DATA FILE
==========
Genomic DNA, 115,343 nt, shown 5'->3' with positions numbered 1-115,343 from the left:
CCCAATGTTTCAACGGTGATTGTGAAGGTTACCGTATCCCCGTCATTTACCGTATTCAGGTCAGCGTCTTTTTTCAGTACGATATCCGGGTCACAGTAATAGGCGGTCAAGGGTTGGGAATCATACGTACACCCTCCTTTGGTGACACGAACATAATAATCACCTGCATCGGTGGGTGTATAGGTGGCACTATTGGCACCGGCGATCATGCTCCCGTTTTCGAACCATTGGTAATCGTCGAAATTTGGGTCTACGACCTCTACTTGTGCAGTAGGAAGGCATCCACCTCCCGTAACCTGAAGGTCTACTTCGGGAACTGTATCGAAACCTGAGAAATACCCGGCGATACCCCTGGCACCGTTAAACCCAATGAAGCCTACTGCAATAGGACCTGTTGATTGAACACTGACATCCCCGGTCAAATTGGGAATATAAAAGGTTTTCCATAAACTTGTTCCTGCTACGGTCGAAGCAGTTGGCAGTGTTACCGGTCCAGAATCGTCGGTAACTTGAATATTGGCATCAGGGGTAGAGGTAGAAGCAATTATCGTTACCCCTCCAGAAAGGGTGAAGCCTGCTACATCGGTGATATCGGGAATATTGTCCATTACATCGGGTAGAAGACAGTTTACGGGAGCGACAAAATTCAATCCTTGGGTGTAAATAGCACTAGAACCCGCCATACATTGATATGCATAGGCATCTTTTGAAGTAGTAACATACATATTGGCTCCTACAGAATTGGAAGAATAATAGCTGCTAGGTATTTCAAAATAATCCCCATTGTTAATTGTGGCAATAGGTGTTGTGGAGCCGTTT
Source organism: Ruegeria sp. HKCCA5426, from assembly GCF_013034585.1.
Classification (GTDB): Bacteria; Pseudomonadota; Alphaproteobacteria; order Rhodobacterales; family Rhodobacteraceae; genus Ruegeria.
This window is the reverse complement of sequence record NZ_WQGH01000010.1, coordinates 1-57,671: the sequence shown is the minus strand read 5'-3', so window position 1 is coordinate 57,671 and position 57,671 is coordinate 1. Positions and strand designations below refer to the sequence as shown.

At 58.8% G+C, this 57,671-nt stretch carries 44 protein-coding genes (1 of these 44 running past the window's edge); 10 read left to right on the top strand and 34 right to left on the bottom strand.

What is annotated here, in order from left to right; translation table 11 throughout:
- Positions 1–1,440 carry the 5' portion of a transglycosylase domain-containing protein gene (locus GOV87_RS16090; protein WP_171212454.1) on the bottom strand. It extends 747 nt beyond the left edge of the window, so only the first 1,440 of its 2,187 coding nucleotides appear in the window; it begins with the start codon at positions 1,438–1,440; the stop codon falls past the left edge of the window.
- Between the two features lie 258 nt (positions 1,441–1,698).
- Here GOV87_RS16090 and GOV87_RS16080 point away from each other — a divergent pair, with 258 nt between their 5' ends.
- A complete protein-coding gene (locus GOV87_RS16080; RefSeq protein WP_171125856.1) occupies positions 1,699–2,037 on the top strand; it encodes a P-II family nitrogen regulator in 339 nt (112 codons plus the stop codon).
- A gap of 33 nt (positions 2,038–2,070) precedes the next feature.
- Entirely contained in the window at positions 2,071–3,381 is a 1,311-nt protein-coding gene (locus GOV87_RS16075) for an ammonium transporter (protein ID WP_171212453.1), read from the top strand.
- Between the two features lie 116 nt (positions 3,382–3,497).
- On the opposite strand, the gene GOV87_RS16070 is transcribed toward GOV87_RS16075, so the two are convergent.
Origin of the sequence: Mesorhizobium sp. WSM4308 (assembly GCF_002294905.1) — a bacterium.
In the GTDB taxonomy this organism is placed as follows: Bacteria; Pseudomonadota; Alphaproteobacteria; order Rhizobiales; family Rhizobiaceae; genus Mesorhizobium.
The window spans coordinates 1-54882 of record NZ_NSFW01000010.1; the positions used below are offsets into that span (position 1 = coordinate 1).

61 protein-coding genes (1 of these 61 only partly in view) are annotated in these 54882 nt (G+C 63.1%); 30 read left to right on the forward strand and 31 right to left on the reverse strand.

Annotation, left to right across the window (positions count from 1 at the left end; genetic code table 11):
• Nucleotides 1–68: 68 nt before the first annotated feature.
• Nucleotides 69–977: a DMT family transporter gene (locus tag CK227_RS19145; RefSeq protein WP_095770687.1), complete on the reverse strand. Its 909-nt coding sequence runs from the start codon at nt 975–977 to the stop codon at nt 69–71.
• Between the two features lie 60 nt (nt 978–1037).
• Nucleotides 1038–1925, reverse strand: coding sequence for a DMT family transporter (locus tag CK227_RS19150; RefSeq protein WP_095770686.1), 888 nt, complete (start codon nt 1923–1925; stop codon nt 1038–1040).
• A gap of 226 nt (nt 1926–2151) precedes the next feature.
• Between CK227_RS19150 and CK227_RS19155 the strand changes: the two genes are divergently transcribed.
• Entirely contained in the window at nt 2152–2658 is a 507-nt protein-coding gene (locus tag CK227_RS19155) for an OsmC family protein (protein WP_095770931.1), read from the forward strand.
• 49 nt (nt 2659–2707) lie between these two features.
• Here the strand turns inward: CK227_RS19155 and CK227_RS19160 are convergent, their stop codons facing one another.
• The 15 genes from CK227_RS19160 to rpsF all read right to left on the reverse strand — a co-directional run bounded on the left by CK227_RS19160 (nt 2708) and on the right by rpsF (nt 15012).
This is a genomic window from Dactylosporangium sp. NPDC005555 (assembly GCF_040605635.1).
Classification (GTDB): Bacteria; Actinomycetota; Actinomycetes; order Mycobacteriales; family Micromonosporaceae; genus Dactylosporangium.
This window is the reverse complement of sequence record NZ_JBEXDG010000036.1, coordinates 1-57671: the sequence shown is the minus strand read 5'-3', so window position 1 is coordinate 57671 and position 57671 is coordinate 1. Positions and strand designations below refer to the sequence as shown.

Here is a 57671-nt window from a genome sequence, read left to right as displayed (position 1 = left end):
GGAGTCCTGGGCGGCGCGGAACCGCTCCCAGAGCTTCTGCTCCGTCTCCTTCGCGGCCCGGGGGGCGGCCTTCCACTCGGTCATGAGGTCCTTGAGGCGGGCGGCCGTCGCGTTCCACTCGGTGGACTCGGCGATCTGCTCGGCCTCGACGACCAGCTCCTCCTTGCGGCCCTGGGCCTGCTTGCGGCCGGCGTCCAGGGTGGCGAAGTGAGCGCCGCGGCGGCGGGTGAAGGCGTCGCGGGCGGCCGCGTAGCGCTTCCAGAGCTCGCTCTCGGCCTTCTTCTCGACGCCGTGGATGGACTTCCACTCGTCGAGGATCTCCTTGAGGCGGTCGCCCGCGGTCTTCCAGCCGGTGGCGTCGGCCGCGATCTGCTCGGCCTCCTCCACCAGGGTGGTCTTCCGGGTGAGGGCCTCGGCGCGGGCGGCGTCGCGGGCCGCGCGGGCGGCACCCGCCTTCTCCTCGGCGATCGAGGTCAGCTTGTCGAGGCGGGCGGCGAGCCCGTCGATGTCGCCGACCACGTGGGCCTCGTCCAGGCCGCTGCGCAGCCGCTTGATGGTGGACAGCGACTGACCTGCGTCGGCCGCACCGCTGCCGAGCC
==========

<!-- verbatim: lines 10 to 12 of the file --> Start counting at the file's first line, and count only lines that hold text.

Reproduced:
- Here GOV87_RS16090 and GOV87_RS16080 point away from each other — a divergent pair, with 258 nt between their 5' ends.
- A complete protein-coding gene (locus GOV87_RS16080; RefSeq protein WP_171125856.1) occupies positions 1,699–2,037 on the top strand; it encodes a P-II family nitrogen regulator in 339 nt (112 codons plus the stop codon).
- A gap of 33 nt (positions 2,038–2,070) precedes the next feature.